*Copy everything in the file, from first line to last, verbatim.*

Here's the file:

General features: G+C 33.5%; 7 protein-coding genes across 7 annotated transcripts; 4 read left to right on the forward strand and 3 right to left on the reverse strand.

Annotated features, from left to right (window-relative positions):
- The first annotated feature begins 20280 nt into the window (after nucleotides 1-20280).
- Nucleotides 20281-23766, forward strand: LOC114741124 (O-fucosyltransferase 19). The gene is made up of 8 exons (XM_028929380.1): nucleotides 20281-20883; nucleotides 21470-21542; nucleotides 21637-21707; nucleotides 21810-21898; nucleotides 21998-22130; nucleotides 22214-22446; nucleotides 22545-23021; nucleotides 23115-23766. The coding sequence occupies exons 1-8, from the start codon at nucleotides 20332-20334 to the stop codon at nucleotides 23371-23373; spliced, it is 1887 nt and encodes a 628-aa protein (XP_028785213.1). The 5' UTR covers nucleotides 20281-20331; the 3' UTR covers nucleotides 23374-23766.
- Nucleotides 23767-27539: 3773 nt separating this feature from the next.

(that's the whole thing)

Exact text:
General features: G+C 33.5%; 7 protein-coding genes across 7 annotated transcripts; 4 read left to right on the forward strand and 3 right to left on the reverse strand.

Annotated features, from left to right (window-relative positions):
- The first annotated feature begins 20280 nt into the window (after nucleotides 1-20280).
- Nucleotides 20281-23766, forward strand: LOC114741124 (O-fucosyltransferase 19). The gene is made up of 8 exons (XM_028929380.1): nucleotides 20281-20883; nucleotides 21470-21542; nucleotides 21637-21707; nucleotides 21810-21898; nucleotides 21998-22130; nucleotides 22214-22446; nucleotides 22545-23021; nucleotides 23115-23766. The coding sequence occupies exons 1-8, from the start codon at nucleotides 20332-20334 to the stop codon at nucleotides 23371-23373; spliced, it is 1887 nt and encodes a 628-aa protein (XP_028785213.1). The 5' UTR covers nucleotides 20281-20331; the 3' UTR covers nucleotides 23374-23766.
- Nucleotides 23767-27539: 3773 nt separating this feature from the next.